According to a recent post from HubSpot, it’s estimated that a little more than 3/4 of the US population will be online by the end of 2012. It doesn’t matter if you run a small brick-and-mortar store, or a strictly-online company – that’s good news for all of us.
But before you refocus all of your effort and money into guest posting or Google ads, think about those numbers again. If 3/4 of the population is online, that means that 1/4 of the population isn’t. No matter how many Facebook ads you buy, you’ll never reach them.
So between that 1/4 of the population, and the rest of us who just need to take breaks from our computers, you can miss promotional opportunities if you only focus on online marketing tactics.
While I’m not downplaying the importance of social media and blogging, I’d also like to give you some offline marketing tips.
1. Equip you and your employees with business cards
Yes, business cards are still relevant. And no, not just for you to win a sandwich at Potbelly’s. You just never know when you might run into a potential client.
Conversations happen everywhere: the coffee shop, the grocery store, the mall. But if you leave a conversation by saying, “You definitely need to check out my company: Google us!” I can guarantee that your conversion rate is lousy.
Handing someone a business card, though, guarantees that they will look at your name at least once more. May they toss the card? Sure. But most will stick it in their wallet or pocket to glance at later.
Even if you run an online only business or blog, connections can (and will) be forged and fostered in the real world. Going to some kind of convention? You need a business card.
2. Turn your physical property into advertisements
Own or rent an entire building? Make sure that you place a sign outside so that everyone who drives by knows what company resides there. Frequent passersby will soon have you company engrained in their minds and be quick to recommend you to others.
Many of us have cars. You could turn your entire car into an advertisement, but for those of us that want to choose a tamer route, you can equip yourself with car magnets or bumper stickers with your logo, website, and other contact information.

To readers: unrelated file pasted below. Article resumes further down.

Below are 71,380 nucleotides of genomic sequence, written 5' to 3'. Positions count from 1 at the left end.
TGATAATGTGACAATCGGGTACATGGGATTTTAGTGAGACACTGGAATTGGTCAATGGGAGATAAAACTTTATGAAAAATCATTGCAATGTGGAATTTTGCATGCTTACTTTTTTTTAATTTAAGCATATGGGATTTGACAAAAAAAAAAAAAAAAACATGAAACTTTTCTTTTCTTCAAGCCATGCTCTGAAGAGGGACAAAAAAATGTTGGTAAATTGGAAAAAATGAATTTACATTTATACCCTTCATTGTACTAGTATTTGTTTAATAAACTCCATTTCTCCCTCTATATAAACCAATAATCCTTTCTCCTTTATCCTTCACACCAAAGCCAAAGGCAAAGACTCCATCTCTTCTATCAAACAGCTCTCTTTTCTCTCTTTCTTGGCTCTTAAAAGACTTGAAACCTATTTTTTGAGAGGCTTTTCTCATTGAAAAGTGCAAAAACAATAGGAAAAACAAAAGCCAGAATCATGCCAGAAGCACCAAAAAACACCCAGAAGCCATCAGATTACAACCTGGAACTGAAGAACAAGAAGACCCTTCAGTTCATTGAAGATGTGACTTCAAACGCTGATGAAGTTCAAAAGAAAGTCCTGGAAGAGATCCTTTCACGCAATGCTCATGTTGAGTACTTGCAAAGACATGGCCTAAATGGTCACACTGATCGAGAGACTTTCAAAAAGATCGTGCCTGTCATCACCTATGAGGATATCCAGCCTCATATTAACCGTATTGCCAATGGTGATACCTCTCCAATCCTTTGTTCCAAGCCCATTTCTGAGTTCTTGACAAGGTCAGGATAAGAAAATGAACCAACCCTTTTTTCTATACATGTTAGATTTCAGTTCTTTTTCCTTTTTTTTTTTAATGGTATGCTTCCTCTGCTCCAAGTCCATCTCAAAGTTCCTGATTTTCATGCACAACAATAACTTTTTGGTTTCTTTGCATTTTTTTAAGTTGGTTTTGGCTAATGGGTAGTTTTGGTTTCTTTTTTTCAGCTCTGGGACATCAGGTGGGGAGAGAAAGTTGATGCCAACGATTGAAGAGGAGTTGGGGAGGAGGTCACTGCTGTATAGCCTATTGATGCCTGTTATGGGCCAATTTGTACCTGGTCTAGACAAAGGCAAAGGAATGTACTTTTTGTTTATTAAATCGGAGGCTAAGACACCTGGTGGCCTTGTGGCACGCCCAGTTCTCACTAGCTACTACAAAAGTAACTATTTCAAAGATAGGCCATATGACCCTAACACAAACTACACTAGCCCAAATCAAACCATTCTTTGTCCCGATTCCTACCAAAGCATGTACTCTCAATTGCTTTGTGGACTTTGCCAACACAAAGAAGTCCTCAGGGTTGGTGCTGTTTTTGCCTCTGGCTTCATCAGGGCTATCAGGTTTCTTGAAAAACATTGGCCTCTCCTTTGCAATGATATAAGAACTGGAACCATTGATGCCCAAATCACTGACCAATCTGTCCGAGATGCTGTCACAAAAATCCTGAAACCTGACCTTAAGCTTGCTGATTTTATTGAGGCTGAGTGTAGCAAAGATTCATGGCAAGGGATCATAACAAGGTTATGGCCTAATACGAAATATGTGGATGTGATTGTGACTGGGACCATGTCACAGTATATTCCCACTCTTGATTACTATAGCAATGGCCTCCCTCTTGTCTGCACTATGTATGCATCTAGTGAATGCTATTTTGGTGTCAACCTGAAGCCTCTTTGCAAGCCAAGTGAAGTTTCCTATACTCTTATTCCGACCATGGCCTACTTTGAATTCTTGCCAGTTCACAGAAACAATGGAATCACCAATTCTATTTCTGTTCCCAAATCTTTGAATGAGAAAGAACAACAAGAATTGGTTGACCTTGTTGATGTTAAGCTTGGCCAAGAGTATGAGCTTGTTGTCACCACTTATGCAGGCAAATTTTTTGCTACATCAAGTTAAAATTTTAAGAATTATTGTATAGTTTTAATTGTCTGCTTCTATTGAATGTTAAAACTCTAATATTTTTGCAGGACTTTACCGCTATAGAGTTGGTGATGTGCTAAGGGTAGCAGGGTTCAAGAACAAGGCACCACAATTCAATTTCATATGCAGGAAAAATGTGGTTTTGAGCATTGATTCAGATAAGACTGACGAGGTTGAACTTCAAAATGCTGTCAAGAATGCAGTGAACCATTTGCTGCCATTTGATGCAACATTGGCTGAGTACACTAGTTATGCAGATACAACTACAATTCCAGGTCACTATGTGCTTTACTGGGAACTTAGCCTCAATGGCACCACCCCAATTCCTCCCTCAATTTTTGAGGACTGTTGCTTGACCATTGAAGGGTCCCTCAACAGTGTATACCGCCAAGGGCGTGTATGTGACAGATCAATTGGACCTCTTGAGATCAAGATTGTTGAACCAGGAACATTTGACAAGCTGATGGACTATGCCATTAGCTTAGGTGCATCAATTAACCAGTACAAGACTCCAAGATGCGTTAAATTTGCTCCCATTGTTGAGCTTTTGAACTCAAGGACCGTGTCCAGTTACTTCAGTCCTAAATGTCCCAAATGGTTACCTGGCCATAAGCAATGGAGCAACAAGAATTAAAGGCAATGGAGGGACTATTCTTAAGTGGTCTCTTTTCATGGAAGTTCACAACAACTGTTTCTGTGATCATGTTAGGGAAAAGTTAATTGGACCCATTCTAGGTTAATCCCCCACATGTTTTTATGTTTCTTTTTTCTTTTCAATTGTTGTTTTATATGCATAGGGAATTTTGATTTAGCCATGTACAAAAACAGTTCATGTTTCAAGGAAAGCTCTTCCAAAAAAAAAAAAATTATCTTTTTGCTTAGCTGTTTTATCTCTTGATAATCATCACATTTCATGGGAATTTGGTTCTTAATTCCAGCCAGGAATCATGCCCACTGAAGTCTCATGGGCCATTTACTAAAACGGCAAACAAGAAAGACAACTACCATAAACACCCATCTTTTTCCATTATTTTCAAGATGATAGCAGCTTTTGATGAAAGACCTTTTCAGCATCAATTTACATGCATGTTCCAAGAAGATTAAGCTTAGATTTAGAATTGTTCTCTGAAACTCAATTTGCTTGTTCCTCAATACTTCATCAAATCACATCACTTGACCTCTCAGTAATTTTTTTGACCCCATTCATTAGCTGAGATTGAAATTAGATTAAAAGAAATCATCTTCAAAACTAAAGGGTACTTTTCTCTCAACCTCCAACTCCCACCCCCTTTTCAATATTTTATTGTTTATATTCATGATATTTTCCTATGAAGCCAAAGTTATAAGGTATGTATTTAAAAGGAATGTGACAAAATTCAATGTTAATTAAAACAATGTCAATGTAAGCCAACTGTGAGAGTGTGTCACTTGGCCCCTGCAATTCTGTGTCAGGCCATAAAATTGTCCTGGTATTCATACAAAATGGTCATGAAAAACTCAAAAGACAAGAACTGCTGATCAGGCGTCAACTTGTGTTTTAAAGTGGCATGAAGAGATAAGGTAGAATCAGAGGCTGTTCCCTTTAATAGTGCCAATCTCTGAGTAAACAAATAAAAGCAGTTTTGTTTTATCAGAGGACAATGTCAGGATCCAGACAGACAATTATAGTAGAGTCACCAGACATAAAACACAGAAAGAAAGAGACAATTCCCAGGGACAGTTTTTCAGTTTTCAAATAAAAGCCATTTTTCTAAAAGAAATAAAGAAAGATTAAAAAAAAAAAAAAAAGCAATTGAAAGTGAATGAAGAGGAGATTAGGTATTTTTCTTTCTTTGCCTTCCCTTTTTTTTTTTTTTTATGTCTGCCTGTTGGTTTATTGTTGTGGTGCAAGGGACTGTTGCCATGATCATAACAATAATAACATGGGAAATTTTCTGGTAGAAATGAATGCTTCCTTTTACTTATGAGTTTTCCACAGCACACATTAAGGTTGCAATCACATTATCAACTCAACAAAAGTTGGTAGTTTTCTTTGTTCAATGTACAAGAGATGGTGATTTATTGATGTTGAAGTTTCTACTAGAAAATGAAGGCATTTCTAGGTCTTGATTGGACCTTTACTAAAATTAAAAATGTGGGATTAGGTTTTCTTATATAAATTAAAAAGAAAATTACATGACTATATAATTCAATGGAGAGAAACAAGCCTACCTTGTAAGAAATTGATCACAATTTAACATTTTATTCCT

Bootstrapping a startup or just running a blog? Buy yourself some custom stickers and slap them on your laptop and bags. The next time that you’re coding away in a coffee shop, or writing at a diner, everyone that passes by your table will see your logo.
3. Hand out customized promotional products
Attending local community fairs, festivals, trade shows, or conventions is awesome for networking. If you’ve signed yourself up for a booth, make sure that you have plenty of branded items with you.
The simple fact is that people love free stuff. It doesn’t matter if they need it or not: if it’s free, they’ll take it. Practical items like pens, tote bags, and water bottles get picked up quickly, and you can exchange them for an email address or listening to your sales pitch.
Even if potential customers don’t bite immediately, they’ll still take your brand home with them. Consistently using these items will familiarize them with your company, and when they’re in the market for your products…well, you can guess who they are going to call.
Until every single man, woman, and child is online and nobody ever leaves their homes, we can’t abandon offline marketing. After all, if the mediums were no longer relevant, they wouldn’t continue to exist. In fact, as growing online marketing explodes, businesses that opt for additional offline marketing might be the ones that stay on top.
Do you still use offline marketing? If so, what techniques?